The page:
Eur Addict Res ; 27(3): 189-197, 2021.
Artículo en Inglés | MEDLINE | ID: mdl-33271557


INTRODUCTION: Prevention of cancer has been identified as a major public health priority for Europe, and alcohol is a leading risk factor for various types of cancer. This contribution estimates the number of cancer cases that could have potentially been averted in 2018 in 4 European countries if an increase in alcohol excise taxation had been applied. METHODS: Current country and beverage-specific excise taxation of 4 member states of the WHO European Region (Germany, Italy, Kazakhstan, and Sweden) was used as a baseline, and the potential impacts of increases of 20, 50, and 100% to current excise duties were modelled. A sensitivity analysis was performed, replacing the current tax rates in the 4 countries by those levied in Finland. The resulting increase in tax was assumed to be fully incorporated into the consumer price, and beverage-specific price elasticities of demand were obtained from meta-analyses, assuming less elasticity for heavy drinkers. Model estimates were applied to cancer incidence rates for the year 2018. RESULTS: In the 4 countries, >35,000 cancer cases in 2018 were caused by alcohol consumption, with the highest rate of alcohol-attributable cancers recorded in Germany and the lowest in Sweden. An increase in excise duties on alcohol would have significantly reduced these numbers, with between 3 and 7% of all alcohol-attributable cancer cases being averted if taxation had been increased by 100%. If the 4 countries were to adopt an excise taxation level equivalent to the one currently imposed in Finland, an even higher proportion of alcohol-attributable cancers could be avoided, with Germany alone experiencing 1,600 fewer cancer cases in 1 year. DISCUSSION/CONCLUSION: Increasing excise duties can markedly reduce cancer incidence in European countries.

Bebidas Alcohólicas , Neoplasias , Europa (Continente) , Femenino , Humanos , Masculino , Impuestos , Organización Mundial de la Salud
Drug Alcohol Rev ; 40(2): 161-165, 2021 02.
Artículo en Inglés | MEDLINE | ID: mdl-32830351


Population survey research is limited by biases introduced through the exclusion of sub-populations from the sampling frame and by non-response bias. This is a particular problem for alcohol surveys, where populations such as the homeless and the institutionalised-who consume on average more alcohol than the general population-are usually excluded, and where people who respond to alcohol surveys tend to consume less alcohol than those who do not. These biases lead to the underestimation of alcohol consumption at the population level, which can be corrected for by triangulating alcohol consumption data with population data sources (i.e. taxation and production). Other methods which account for the biases inherent in surveys include triangulation with outcomes (e.g. traffic injuries), calculation of estimates for groups which are outside common sampling frames, and combining probabilistic sampling with new methodologies, such as computer-assisted web interviews. In particular, population surveys do not attract sufficient participation numbers for certain groups, such as the marginalised urban male youths. In this situation, it may be helpful to add estimates generated via respondent-driven sampling or non-probabilistic web panels restricted to a specific group to such population surveys. Additionally, computer-assisted web interviews perform better for sensitive questions, such as those about personal alcohol use. In sum, based on the objectives, the future of survey will need to include statistical modelling, adding data from external sources for validation and combining data from various types of surveys.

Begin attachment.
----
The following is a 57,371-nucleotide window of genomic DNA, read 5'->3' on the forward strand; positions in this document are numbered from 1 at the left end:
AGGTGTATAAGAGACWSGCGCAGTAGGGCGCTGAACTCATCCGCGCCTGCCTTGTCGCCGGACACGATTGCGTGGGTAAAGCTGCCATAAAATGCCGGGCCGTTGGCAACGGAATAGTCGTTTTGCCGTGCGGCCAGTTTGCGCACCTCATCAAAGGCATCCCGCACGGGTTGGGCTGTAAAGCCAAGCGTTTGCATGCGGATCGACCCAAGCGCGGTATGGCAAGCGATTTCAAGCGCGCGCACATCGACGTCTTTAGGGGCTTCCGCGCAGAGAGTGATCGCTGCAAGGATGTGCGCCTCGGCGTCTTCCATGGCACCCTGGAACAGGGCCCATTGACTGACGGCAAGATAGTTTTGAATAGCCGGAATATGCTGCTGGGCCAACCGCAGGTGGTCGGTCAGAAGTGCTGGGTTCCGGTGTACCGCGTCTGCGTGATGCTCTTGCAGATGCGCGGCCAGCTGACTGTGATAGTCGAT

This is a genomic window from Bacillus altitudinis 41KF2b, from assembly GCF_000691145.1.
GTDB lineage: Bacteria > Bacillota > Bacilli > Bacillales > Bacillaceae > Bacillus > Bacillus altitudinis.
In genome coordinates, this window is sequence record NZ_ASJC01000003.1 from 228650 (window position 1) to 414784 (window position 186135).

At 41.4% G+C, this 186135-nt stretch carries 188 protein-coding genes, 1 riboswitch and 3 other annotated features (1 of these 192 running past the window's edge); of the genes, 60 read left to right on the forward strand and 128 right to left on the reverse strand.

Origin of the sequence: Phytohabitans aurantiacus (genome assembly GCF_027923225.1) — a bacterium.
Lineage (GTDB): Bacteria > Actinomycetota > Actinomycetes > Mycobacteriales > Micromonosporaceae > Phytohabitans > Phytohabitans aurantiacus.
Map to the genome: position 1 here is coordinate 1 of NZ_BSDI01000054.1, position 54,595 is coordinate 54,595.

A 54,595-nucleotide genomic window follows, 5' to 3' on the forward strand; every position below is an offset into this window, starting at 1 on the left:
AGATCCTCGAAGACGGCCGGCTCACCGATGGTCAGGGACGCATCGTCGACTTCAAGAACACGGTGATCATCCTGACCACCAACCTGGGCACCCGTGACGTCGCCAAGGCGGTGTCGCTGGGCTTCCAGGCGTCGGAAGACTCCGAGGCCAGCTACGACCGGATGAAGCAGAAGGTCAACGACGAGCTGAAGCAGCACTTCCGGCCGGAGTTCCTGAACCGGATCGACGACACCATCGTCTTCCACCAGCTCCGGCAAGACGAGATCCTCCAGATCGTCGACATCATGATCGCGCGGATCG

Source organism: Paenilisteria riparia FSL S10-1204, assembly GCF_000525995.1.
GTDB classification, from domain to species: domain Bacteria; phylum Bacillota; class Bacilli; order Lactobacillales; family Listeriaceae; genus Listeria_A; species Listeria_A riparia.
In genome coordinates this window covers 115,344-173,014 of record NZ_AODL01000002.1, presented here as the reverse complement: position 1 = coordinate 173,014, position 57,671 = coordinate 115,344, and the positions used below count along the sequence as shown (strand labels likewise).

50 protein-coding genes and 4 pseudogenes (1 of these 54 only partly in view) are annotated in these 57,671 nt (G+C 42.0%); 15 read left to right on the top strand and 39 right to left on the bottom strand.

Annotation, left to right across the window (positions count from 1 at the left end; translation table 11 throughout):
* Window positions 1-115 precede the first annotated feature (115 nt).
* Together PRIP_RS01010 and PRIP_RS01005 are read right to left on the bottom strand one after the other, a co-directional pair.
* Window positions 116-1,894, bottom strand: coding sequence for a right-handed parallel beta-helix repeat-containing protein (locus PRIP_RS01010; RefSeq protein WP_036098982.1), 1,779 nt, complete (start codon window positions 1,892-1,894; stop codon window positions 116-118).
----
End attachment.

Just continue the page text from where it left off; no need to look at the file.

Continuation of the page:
Eur J Public Health ; 31(3): 591-596, 2021 07 13.
Artículo en Inglés | MEDLINE | ID: mdl-33338220


BACKGROUND: Research has identified alcohol to be an important risk factor for several types of cancers. This study estimates the number of incident cancers attributable to alcohol consumption in the European Union (EU) in 2017, with a special focus on those caused by light to moderate drinking levels. METHODS: The attributable-fraction methodology is used to estimate the number of new cancer cases in the year 2017 in the EU caused by alcohol use, and further examines those due to light to moderate drinking levels, defined here as alcohol consumption of <20 g of pure alcohol per day. RESULTS: Light to moderate drinking levels of alcohol caused almost 23 000 new cancer cases in the EU in 2017, and accounted for 13.3% of all alcohol-attributable cancers, and 2.3% of all cases of the seven alcohol-related cancer types. Almost half of these (∼11 000 cases) were female breast cancers. Also, more than a third of the cancer cases due to light to moderate drinking resulted from a light drinking level of <1 standard drink per day (total: 37%; women: 40%; men: 32%). CONCLUSIONS: Alcohol use, including light to moderate drinking, continues to cause considerable cancer burden, and efforts should be made to reduce this burden. In addition to the alcohol control policies suggested by the World Health Organization, public information campaigns and the placement of warning labels on alcohol containers advising of the cancer risk associated with alcohol use should be initiated to increase knowledge about the alcohol-cancer link.

Neoplasias de la Mama , Neoplasias , Consumo de Bebidas Alcohólicas/efectos adversos , Consumo de Bebidas Alcohólicas/epidemiología , Unión Europea , Femenino , Humanos , Incidencia , Masculino , Neoplasias/epidemiología , Neoplasias/etiología , Factores de Riesgo